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experience of implementing HPV vaccination

Yung-Taek Ouh, Jae Kwan Lee
Eradication of cervical cancer involves the expansion of human papillomavirus (HPV) vaccine coverage and the development of efficient screening guidelines that take vaccination into account. In Korea, the HPV National Immunization Program was launched in 2016 and is expected to shift the prevalence of HPV genotypes in the country, among other effects. The experiences of another countries that implement national immunization programs should be applied to Korea. If HPV vaccines spread nationwide with broader coverage, after a few decades, cervical intraepithelial lesions or invasive cancer should become a rare disease, leading to a predictable decrease in the positive predictive value of cervical screening cytology...
May 2018: Obstetrics & Gynecology Science
Karen Canfell, Marion Saville, Michael Caruana, Val Gebski, Jessica Darlington-Brown, Julia Brotherton, Stella Heley, Philip E Castle
INTRODUCTION: Australia's National Cervical Screening Program (NCSP) currently recommends 2-year cytology in women aged 18-69 years. Following a review of the NCSP prompted by the implementation of human papillomavirus (HPV) vaccination, the programme will transition in 2017 to 5-year primary HPV screening with partial genotyping for HPV16/18 in women aged 25-74 years. Compass is a sentinel experience for the renewed NCSP and the first prospectively randomised trial of primary HPV screening compared with cytology to be conducted in a population with high uptake of HPV vaccination...
January 26, 2018: BMJ Open
Katherine E Gallagher, Natasha Howard, Severin Kabakama, Sandra Mounier-Jack, Helen E D Burchett, D Scott LaMontagne, Deborah Watson-Jones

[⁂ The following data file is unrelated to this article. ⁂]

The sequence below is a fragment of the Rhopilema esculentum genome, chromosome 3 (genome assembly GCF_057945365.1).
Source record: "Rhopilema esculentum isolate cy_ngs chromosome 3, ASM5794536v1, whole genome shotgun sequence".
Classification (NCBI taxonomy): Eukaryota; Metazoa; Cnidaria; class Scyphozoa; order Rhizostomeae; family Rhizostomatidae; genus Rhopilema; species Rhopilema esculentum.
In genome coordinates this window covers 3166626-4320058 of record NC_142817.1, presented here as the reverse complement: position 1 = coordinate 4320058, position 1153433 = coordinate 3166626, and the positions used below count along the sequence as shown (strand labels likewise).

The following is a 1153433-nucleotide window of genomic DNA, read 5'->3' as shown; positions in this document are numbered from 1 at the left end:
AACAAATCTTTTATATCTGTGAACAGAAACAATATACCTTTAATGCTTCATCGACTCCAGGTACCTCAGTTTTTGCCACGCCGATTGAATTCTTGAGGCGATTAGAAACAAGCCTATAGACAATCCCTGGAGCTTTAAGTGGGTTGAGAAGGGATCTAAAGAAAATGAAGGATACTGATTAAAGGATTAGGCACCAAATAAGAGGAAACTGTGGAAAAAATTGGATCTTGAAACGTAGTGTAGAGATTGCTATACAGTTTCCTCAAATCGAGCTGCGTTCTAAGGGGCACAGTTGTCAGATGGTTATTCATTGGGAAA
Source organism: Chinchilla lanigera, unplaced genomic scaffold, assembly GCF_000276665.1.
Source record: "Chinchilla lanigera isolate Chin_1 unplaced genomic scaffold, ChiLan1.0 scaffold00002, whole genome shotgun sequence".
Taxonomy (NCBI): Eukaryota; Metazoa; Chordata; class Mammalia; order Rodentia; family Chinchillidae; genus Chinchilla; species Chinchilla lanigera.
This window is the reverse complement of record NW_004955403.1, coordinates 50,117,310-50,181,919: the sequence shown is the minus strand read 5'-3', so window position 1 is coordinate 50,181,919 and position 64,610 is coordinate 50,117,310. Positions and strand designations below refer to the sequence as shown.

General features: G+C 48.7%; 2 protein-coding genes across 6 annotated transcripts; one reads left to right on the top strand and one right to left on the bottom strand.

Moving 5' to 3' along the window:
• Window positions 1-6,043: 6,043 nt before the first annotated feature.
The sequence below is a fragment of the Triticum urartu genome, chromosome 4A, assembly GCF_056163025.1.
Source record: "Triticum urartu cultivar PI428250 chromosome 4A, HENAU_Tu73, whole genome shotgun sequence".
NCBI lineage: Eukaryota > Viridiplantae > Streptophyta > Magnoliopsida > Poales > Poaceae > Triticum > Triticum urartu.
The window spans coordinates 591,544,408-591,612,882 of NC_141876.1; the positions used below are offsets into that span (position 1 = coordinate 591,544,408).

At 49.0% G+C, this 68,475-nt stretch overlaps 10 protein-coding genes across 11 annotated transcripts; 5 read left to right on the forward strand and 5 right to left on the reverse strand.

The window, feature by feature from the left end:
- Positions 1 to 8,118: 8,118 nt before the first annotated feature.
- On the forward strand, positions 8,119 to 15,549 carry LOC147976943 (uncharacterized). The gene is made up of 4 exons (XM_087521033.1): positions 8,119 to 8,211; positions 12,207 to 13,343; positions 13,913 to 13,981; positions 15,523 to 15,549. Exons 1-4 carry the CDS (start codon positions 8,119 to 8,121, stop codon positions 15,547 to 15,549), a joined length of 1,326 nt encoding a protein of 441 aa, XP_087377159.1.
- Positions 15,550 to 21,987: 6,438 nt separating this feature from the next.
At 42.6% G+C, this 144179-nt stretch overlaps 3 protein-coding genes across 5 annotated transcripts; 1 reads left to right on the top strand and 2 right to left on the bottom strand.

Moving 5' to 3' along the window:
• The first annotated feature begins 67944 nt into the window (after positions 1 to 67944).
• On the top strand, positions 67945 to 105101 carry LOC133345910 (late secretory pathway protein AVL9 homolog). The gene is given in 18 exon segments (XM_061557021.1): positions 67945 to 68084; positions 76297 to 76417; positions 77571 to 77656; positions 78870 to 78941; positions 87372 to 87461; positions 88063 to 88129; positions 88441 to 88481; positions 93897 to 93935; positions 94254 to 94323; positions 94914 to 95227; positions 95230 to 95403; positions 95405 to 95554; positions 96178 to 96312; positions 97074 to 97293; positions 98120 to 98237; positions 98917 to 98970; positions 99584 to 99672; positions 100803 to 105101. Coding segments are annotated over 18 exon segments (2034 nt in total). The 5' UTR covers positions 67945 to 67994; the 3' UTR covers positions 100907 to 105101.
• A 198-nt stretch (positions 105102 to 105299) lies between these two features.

INTRODUCTION: Since 2007, HPV vaccine has been available to low and middle income countries (LAMIC) for small-scale 'demonstration projects', or national programmes. We analysed coverage achieved in HPV vaccine demonstration projects and national programmes that had completed at least 6 months of implementation between January 2007-2016. METHODS: A mapping exercise identified 45 LAMICs with HPV vaccine delivery experience. Estimates of coverage and factors influencing coverage were obtained from 56 key informant interviews, a systematic published literature search of 5 databases that identified 61 relevant full texts and 188 solicited unpublished documents, including coverage surveys...
December 2017: Papillomavirus Research
Carine Dochez, Rosemary J Burnett, Symplice Mbola Mbassi, Fred Were, Andrew Musyoki, Daisy Trovoada, M Jeffrey Mphahlele
Several African countries have recently introduced or are currently introducing the HPV vaccine, either nationwide or through demonstration projects, while some countries are planning for introduction. A collaborative project was developed to strengthen country adolescent immunisation programmes and health systems in the African Region, addressing unique public health considerations of HPV vaccination: adolescents as the primary target group, delivery platforms (e.g. school-based and facility based), socio-behavioural issues, and the opportunity to deliver other health interventions alongside HPV vaccination...
December 2017: Papillomavirus Research
Natasha Howard, Katherine E Gallagher, Sandra Mounier-Jack, Helen E D Burchett, Severin Kabakama, D Scott LaMontagne, Deborah Watson-Jones
Since 2007, low and middle-income countries (LMICs) have gained experience delivering HPV vaccines through HPV vaccination pilots, demonstration projects and national programmes. This commentary summarises lessons from HPV vaccination experiences in 45 LMICs and what works for HPV vaccination introduction. Methods included a systematic literature review, unpublished document review, and key informant interviews. Data were extracted from 61 peer-reviewed articles, 11 conference abstracts, 188 technical reports, and 56 interviews, with quantitative data analysed descriptively and qualitative data analysed thematically...
December 2017: Papillomavirus Research
Siobhan Botwright, Taylor Holroyd, Shreya Nanda, Paul Bloem, Ulla K Griffiths, Anissa Sidibe, Raymond C W Hutubessy
From 2012 to 2016, Gavi, the Vaccine Alliance, provided support for countries to conduct small-scale demonstration projects for the introduction of the human papillomavirus vaccine, with the aim of determining which human papillomavirus vaccine delivery strategies might be effective and sustainable upon national scale-up. This study reports on the operational costs and cost determinants of different vaccination delivery strategies within these projects across twelve countries using a standardized micro-costing tool...
2017: PloS One
Lai-Yang Lee, Suzanne M Garland